The rise of virulent hatred represented by white-supremacist groups represents a sharp departure from the ideals of the United States. The country was founded on freedom of religion and equal protection and equality for all groups, regardless of their race, religion, or creed. Diversity has been the genius of our nation since its beginning and continues to be one of our enduring strengths.
But we must do more to counter hatred in our own backyard, and to educate all members of our society about the benefits of a multicultural nation. We must highlight our commonalities, rather than our differences. We must also ensure that we have the resources to monitor hate groups that spread bigoted, anti-immigrant, and homophobic ideology.
In addition, it is time to pursue common-sense measures in our gun laws. All of the guns and ammunition obtained by the gunman in Oak Creek, as well as the gunman in Aurora, Colo., two weeks ago, were obtained legally. Strengthening our gun laws will not stop all dangerous people from committing crimes, but it can help mitigate the damage they inflict.
Finally, we must recognize that hateful language can lead to hateful acts. The bigoted arsonists who fire-bomb places of worship do not just wake up in the morning and decide to do it. The racists who assault and kill people they perceive to be different do not act in a vacuum. These criminals emerge from a culture that tolerates dangerous, inflammatory rhetoric that dehumanizes people and encourages fear, hate, and violence.
In addition to confronting white-supremacist groups, neo-Nazi punk bands, militia groups, and others, we must challenge softer forms of bigotry and prejudice that often come from the media, government officials, and sometimes even religious leaders.
For example, initial news reports of the Oak Creek shooting suggested that the gunman might have mistaken the Sikh temple for a Muslim mosque. The implication was that the shooting would have been more understandable if the mosque had been the target. Dehumanizing messages also come from elected leaders who abuse their platform. Republican Rep. Steve King of Iowa at a campaign event compared undocumented immigrants to dogs. Radio shock jocks make their living by regularly denigrating Muslims, women, gays, and people of color and others.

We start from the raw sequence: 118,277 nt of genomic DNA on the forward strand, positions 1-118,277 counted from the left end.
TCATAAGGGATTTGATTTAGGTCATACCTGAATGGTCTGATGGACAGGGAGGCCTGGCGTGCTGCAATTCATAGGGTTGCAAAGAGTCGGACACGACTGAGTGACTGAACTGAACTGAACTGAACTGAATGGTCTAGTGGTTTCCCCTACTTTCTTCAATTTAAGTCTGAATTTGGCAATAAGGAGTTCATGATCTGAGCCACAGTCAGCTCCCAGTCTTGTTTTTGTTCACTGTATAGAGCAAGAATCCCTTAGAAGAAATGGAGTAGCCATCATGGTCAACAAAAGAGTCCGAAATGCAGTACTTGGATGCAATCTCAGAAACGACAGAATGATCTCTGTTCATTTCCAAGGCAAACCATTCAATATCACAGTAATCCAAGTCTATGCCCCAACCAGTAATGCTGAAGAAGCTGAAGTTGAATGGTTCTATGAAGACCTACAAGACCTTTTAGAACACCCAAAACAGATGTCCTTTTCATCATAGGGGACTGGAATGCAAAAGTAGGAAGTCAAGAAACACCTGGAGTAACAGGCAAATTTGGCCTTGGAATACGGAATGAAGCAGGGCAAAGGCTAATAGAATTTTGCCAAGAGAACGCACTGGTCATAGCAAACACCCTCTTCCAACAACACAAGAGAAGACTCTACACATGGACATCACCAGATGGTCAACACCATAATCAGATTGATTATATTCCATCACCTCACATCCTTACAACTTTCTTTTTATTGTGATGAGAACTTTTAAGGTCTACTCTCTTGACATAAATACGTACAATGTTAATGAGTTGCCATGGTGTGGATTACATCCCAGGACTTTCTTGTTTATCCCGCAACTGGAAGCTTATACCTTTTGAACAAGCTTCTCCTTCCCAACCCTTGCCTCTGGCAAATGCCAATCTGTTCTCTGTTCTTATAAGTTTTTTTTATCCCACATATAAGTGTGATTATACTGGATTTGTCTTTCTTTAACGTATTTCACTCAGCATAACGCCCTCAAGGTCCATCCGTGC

The shootings in Oak Creek and mosque-burning in Joplin have exposed some hard truths that Americans must acknowledge. But by challenging the elements in our society that allow these acts to happen, we can prevent such horrible tragedies in the future and begin to live up to our country’s greatest ideals.
Angela Maria Kelley is vice president for immigration policy and advocacy for the Center of American Progress. As vice president, Kelley applies her many years of experience in the immigration field to the center’s immigration policy work.
Anh Phan is the anti-hate table manager at Center for American Progress. She oversees partnership coordination and provides communication support, policy analysis, research, and written support for CAP’s efforts to reduce the influence of anti-immigrant strategists and hateful rhetoric in the immigration debate.
Opinions and other statements expressed by Perspectives contributors are theirs alone, not National Journal's. Content created by third-party contributors is their sole responsibility and its accuracy is not endorsed or guaranteed.